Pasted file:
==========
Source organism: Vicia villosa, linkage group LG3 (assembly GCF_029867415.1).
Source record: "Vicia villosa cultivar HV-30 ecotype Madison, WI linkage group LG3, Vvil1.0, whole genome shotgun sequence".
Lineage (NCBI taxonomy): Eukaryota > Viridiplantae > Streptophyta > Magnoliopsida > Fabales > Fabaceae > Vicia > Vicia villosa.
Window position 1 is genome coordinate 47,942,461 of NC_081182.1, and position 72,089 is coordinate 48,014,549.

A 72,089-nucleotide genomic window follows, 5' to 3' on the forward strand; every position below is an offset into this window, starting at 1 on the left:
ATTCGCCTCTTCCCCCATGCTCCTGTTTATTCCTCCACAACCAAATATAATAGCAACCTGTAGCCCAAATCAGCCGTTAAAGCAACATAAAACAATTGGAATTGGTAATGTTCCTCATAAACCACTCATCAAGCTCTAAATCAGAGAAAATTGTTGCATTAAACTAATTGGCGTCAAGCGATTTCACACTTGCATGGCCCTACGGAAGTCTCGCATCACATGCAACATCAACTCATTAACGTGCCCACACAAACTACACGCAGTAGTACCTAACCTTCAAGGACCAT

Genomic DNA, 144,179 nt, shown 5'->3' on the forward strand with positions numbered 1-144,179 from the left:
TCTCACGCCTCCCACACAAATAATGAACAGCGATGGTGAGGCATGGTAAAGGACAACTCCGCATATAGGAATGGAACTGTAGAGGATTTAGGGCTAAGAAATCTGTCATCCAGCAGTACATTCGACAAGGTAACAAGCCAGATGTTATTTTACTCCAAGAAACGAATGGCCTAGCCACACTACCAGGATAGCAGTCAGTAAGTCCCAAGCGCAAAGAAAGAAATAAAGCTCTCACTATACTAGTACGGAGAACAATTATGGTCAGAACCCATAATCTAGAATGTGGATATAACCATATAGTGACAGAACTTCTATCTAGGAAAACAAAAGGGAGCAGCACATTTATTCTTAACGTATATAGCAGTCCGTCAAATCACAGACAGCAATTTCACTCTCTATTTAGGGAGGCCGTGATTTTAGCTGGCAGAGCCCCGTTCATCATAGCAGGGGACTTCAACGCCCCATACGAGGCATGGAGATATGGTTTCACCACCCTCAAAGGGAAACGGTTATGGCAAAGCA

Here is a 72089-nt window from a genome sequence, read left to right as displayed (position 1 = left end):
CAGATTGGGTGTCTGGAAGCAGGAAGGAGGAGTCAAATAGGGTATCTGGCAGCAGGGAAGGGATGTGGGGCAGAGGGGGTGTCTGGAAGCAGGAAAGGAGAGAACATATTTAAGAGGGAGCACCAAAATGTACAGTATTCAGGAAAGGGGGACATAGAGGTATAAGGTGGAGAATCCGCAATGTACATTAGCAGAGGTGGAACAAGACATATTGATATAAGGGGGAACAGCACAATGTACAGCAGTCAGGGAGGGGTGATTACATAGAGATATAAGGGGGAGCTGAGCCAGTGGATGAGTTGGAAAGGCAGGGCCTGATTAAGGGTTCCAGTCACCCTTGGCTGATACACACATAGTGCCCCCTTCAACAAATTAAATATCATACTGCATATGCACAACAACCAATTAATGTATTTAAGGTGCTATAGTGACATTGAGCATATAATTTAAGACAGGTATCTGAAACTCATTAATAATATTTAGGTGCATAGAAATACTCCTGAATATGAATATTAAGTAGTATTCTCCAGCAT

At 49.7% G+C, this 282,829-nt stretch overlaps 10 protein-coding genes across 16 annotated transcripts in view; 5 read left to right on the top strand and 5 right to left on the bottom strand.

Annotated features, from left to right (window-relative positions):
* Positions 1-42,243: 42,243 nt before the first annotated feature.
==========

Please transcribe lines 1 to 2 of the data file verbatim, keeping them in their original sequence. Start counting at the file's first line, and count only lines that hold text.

Source organism: Vicia villosa, linkage group LG3 (assembly GCF_029867415.1).
Source record: "Vicia villosa cultivar HV-30 ecotype Madison, WI linkage group LG3, Vvil1.0, whole genome shotgun sequence".